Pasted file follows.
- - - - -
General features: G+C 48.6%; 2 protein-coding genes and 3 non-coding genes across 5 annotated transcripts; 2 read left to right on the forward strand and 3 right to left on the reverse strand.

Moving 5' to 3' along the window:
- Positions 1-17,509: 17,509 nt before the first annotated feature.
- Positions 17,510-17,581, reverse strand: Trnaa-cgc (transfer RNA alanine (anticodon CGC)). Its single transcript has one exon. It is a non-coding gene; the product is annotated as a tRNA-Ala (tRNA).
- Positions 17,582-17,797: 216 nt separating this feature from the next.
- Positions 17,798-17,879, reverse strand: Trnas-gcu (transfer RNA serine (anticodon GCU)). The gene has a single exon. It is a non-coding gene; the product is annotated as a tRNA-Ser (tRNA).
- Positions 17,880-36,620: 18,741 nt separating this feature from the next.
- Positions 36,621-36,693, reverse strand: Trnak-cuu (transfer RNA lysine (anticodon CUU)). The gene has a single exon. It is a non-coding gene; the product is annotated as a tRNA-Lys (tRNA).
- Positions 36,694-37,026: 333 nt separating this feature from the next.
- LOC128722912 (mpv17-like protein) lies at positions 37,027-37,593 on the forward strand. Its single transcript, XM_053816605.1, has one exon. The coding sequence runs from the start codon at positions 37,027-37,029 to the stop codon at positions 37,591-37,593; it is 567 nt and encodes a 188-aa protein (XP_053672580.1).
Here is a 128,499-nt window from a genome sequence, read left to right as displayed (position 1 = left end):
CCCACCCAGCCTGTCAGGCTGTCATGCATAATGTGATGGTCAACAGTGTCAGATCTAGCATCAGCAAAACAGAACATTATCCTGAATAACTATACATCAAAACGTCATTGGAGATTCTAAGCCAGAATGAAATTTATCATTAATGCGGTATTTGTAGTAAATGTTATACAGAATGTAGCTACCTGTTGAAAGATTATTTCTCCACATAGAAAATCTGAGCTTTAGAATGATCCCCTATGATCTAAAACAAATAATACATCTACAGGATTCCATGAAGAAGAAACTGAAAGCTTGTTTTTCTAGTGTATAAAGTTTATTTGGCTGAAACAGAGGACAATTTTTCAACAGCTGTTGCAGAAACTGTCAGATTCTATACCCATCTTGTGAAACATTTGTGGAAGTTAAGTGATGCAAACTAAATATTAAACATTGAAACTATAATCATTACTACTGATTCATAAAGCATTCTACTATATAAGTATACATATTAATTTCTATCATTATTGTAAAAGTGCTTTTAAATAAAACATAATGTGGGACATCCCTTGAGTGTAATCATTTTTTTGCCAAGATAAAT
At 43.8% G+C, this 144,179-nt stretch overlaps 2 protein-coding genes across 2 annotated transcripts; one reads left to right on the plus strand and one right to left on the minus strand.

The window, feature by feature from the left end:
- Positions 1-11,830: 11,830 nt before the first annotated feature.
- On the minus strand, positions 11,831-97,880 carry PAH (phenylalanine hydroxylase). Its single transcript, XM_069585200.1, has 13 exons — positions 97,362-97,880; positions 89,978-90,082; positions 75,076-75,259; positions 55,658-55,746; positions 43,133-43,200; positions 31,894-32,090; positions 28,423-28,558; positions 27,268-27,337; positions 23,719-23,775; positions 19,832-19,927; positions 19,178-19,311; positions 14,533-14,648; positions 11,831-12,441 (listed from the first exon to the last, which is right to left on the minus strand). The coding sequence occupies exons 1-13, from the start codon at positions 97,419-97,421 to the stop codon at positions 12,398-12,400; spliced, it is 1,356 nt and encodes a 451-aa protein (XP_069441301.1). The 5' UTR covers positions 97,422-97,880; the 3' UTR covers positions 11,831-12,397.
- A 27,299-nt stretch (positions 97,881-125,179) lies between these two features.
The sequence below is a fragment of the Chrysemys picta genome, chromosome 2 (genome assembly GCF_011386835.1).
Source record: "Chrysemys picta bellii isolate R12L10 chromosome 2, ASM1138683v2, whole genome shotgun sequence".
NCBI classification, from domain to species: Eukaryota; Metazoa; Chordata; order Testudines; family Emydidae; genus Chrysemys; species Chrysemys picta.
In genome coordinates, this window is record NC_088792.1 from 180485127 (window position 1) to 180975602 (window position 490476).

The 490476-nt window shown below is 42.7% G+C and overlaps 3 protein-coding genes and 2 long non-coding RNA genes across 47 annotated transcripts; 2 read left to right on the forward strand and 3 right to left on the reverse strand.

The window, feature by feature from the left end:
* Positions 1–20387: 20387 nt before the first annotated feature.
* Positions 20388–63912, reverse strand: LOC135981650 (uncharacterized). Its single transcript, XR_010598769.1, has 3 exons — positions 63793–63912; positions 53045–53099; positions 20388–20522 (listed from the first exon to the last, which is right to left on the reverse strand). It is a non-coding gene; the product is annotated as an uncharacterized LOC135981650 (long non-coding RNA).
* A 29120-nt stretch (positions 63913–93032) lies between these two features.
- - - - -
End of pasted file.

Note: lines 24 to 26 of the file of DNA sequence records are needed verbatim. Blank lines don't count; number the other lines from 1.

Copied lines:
* Positions 1–20387: 20387 nt before the first annotated feature.
* Positions 20388–63912, reverse strand: LOC135981650 (uncharacterized). Its single transcript, XR_010598769.1, has 3 exons — positions 63793–63912; positions 53045–53099; positions 20388–20522 (listed from the first exon to the last, which is right to left on the reverse strand). It is a non-coding gene; the product is annotated as an uncharacterized LOC135981650 (long non-coding RNA).
* A 29120-nt stretch (positions 63913–93032) lies between these two features.